How high urban housing costs and income inequality have exacerbated urban poverty
A few years ago, on a drive from New York to Washington, I turned off I-95 in Baltimore to see H.L. Mencken’s home. Abandoned row houses lined the street, some boarded up with plywood, others simply gutted. Signs offering fast cash for houses and a number to call for unwanted cars outnumbered pedestrians. It was a landscape of rot and neglect with few signs of renewal and investment.
Writers have expended vast amounts of ink about the recent resurgence of cities, yet pockets of great poverty like West Baltimore have proven disturbingly resilient. Maryland has one of the nation’s lowest poverty rates, but is one of eight states where 70 percent of the poor are concentrated in one city. In most of the city’s schools, close to 50 percent of students qualify for federally assisted meals.
Looking at data from the 2006 US Census American Community Survey, many urban cities have poverty rates that far exceed the national level of 13.3 percent. Bronx County tops the list at 29.1 percent. The city of St. Louis and Baltimore as well as Philadelphia, Wayne (Detroit), Kings County (Brooklyn) and Denver counties all have poverty rates hovering between 19 and 27 percent.
The poverty in these communities testifies to a widening schism of income inequality distressingly common across America but most pronounced in the nation’s cities. Cost of living in cities is one key factor. The federal poverty threshold for a family of four in 2004 was only $19,157, but this number does not make an adjustment for the high rents that low-wage workers must pay to live in an urban environment.
Deborah Reed of the Public Policy Institute of California found that the poverty rates in wealthy cities like San Francisco and Los Angeles were actually significantly higher than the official rate. In San Francisco, the poverty rate was 19 percent adjusted for housing costs compared to the official ten percent; Los Angeles had a 20 percent poverty rate with the factored adjustment compared to the 16 percent official number.
Furthermore, numerous studies have documented the “high cost of being poor” in many urban areas. Low-income neighborhoods like Compton in Los Angeles (where one third of the residents are in poverty) or the Tenderloin in San Francisco suffer from a paucity of services that are plentiful in surrounding communities. Manhattan Beach has one bank for every 4,000 residents. Residents of Compton, on the other hand, can access barely one for every 25,000. Residents must make do with corner stores that sell inferior food goods at higher prices and check cashing outlets that often deduct three percent of the customer’s paycheck.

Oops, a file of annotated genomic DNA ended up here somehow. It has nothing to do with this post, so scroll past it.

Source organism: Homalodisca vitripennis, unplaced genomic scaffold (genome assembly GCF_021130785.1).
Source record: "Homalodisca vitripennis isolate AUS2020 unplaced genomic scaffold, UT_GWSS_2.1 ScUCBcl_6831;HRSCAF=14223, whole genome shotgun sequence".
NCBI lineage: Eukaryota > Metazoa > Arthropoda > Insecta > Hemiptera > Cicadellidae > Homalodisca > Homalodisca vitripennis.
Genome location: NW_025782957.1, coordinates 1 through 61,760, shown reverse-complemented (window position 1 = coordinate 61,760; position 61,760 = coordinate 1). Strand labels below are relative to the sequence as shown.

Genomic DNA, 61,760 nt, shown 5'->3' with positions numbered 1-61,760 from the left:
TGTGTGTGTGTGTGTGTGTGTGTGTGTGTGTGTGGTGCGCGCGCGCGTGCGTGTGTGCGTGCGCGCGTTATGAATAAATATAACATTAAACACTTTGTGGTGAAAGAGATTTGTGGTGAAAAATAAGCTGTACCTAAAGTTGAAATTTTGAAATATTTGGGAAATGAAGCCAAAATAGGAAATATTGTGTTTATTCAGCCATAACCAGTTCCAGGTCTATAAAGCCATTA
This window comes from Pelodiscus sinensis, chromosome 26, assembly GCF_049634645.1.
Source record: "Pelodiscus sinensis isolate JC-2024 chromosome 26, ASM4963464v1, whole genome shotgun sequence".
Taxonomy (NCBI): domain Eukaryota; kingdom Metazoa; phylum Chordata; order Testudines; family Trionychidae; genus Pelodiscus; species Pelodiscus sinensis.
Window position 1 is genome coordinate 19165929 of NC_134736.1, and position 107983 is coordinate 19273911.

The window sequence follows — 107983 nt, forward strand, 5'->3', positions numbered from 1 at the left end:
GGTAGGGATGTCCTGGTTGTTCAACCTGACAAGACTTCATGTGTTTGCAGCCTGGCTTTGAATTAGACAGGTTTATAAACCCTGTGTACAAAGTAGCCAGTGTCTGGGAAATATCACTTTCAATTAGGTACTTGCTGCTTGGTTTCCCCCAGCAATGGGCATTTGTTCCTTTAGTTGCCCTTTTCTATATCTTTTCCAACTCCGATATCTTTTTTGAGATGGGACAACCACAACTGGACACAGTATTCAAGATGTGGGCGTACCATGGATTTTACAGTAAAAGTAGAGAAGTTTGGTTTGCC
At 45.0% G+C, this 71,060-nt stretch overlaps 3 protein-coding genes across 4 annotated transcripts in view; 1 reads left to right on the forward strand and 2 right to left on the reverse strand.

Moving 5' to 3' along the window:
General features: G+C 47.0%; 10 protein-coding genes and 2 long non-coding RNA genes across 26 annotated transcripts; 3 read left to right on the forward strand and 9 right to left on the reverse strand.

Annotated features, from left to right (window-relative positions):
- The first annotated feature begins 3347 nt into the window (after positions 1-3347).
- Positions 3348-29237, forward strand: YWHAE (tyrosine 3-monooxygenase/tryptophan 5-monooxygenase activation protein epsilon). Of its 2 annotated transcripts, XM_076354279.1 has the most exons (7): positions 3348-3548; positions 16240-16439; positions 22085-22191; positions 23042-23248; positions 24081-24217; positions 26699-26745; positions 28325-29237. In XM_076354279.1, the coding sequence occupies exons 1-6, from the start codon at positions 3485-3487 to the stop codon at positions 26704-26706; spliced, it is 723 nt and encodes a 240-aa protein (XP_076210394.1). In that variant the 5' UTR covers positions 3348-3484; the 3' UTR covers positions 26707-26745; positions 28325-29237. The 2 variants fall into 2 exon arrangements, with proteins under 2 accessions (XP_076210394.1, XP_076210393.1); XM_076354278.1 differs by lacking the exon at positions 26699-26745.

What is all this leading to? The unsettling contrasts between rich and poor of John Edwards’ “Two Americas” narrative is all too real in many American cities. Walking down Minna Street in San Francisco this week, I saw a homeless man drying his socks in the sun, just twenty yards from restaurants with $30 entrees and nightclubs so discrete in their hipness they need only signify their sign with a small letter.
And although often more startling in affluent, white-collar havens like San Francisco, this contrast exists in almost every city. In Baltimore the gap between high-earning skilled professionals living in gentrified neighborhoods with waterfront view and a procession of hard-pressed, violence-plagued communities nearby is equally striking.
The celebratory accounts of gentrification of small parts of cities like Baltimore – or large parts of sections of San Francisco or Chicago – needs to be balanced with a far greater concern with creating upward mobility for those large populations left behind. These lower income populations need to be treated as potential assets that will require investments in skills training and childcare subsidies, all the while nurturing high wage blue collar industries and improving basic public infrastructure.
In the past, poverty reduction never stuck around long enough to become a major issue in the presidential campaign, partly because voter turnout in these communities is low and, as we suggested earlier this week, there is little doubt which party will win urban voters.
But there is some reason, perhaps, to feel more optimistic this year. Senator Obama’s community organizing background in Chicago’s South Side has led him to adopt a broad anti-poverty platform targeting greater federal resources for working parents and low-income children. The presumptive Democratic nominee also proposes tripling the popular Earned Income Tax Credit that supplements low-income workers and supports pegging the minimum wage to the cost of living. Interestingly, Obama has also voiced support for creating a White House Office of Urban Policy.
Coming from a party skeptical about increasing poverty spending, McCain has supported tax credits being used to attract businesses to low-income neighborhoods and also favors increasing childcare subsidies for low-income families.
Mencken once wrote that his house in Baltimore “is as much a part of me as my two hands. If I had to leave it I’d be as certainly crippled as if I lost a leg.” However, given its current condition, it is highly unlikely today he would linger in his old neighborhood for long. Hopefully, after November, there may be reason to reassess that assumption.
Andy Sywak is the articles editor for Newgeography.com.